Douglas is the capital of the island and the main centre of population with about 25,000 residents. Its esplanade around the wide beaches of the bay is magnificent, with a curve of tall hotels, guest houses and seafront villas, check this hotel comparison website . It is the island’s main shopping centre with a bustling yacht harbour and plenty of restaurants.
The Manx Electric Railway terminal is here: it will take you via 68 halts and stations to Ramsey via Laxey — a one-hour 15-minute journey. The line has been in operation since 1893. In the summer there are up to 12 trains a day with a limited service during the winter.
At Laxey you can change for the Snaefell Mountain Railway which in summer will take you on a five-mile, 30-minute journey to the summit.
Also at Douglas you can take the Isle of Man Steam Railway to Port Erin via Castletown in the south of the island. The railway is closed in winter but in summer operates up to seven trains a day on the 15 mile journey. The trip takes about 30 minutes.
Laxey, just north of Douglas, is home to some of the finest industrial heritage on the island. Set on the hills near the village is the Laxey Wheel.
Ramsey on the north-east coast is the second biggest town and is the most important harbour and fishing port. The harbour has an imposing 225ft swing bridge dating back to 1892.
There are impressive sands around a ten-mile bay and the coastline leads up to Ayre Point on the northern tip of the island.
Peel in the west is often known as sunset city because of its magnificent sunsets. It has a population of around 4000,check here and boasts the island’s only cathedral.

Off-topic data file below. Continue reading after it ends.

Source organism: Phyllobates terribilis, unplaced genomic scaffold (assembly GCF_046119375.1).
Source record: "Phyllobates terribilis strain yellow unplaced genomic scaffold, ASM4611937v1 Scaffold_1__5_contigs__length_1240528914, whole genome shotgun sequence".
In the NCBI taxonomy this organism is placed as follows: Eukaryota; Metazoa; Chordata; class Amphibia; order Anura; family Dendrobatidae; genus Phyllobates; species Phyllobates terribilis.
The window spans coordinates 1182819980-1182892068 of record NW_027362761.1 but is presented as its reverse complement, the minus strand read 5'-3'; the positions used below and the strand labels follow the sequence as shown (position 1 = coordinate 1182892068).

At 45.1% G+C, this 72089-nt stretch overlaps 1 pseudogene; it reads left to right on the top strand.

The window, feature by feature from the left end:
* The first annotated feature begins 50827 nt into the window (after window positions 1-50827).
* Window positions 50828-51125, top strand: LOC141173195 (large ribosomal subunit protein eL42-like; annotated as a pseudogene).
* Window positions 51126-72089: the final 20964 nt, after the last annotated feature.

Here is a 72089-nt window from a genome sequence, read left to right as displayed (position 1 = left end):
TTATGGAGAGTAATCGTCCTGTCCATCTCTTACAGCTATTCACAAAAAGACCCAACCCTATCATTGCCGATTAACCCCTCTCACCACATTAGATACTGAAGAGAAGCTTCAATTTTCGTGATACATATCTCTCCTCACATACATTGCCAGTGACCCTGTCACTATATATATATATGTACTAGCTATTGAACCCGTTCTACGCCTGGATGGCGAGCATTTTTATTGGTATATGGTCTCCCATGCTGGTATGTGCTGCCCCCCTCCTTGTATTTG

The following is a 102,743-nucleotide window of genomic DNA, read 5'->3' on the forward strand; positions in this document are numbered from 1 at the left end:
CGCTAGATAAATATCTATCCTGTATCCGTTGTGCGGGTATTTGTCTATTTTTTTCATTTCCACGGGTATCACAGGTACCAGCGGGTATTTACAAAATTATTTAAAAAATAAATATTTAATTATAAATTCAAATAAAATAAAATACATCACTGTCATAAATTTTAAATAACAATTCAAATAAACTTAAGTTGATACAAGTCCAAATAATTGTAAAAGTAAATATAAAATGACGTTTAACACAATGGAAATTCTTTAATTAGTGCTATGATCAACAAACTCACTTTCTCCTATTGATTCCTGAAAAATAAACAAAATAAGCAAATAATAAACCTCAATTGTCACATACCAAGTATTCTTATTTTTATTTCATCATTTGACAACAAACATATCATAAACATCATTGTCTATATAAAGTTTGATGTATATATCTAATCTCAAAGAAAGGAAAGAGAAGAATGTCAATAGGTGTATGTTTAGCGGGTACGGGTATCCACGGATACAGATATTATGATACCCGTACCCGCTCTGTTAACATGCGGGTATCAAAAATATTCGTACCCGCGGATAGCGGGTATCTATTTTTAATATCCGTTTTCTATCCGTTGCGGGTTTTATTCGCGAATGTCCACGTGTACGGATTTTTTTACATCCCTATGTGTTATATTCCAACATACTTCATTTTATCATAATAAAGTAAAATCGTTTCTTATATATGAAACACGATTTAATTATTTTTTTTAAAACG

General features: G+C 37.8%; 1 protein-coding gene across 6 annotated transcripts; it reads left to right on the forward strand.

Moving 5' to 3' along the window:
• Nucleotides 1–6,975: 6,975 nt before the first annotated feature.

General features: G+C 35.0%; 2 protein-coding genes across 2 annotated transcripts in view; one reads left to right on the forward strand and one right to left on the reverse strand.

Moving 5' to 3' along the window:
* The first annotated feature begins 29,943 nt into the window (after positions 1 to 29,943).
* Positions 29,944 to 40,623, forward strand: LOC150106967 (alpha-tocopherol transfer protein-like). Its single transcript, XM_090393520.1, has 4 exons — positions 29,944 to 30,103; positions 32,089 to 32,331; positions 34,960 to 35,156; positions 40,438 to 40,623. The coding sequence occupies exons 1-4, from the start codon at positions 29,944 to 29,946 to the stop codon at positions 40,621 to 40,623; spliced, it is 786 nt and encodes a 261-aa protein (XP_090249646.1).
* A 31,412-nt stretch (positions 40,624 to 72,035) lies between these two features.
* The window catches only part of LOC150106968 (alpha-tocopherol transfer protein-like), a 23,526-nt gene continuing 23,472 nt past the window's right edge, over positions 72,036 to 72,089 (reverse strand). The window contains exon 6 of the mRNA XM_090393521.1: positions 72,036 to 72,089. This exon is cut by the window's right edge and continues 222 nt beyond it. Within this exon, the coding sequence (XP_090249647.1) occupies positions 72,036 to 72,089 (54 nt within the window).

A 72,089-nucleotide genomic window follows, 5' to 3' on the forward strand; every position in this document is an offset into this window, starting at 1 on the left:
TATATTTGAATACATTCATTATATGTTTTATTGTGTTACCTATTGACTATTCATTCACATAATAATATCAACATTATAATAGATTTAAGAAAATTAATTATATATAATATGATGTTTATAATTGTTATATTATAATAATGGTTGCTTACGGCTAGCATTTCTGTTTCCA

On a clear day you can see across the Irish Sea to Irleland’s Mountains of Moume, and in the town you can explore the narrow lanes and wander along the harbour where the fishing fleet is still an important part of the economy.
Moore’s kipper factory offers tours — and kippers, of course — with a postal service to send them home to family and friends. The imposing Peel Castle on St Patrick’s Island at the mouth of the harbour is also worth a visit.
Castletown was once the Manx capital. Now the remains of Castle Rushen and the little harbour behind it are the main attractions. There’s also a nautical museum and the old grammar school to investigate. On the road back to Douglas is, first, Ronaldsway Airport and then Fairy Bridge, where motorists need to acknowledge the presence of the little people or face the consequences!
Port Erin and Port St Mary are both lovely little ports with shops, restaurants and beautiful walking above excellent sandy beaches.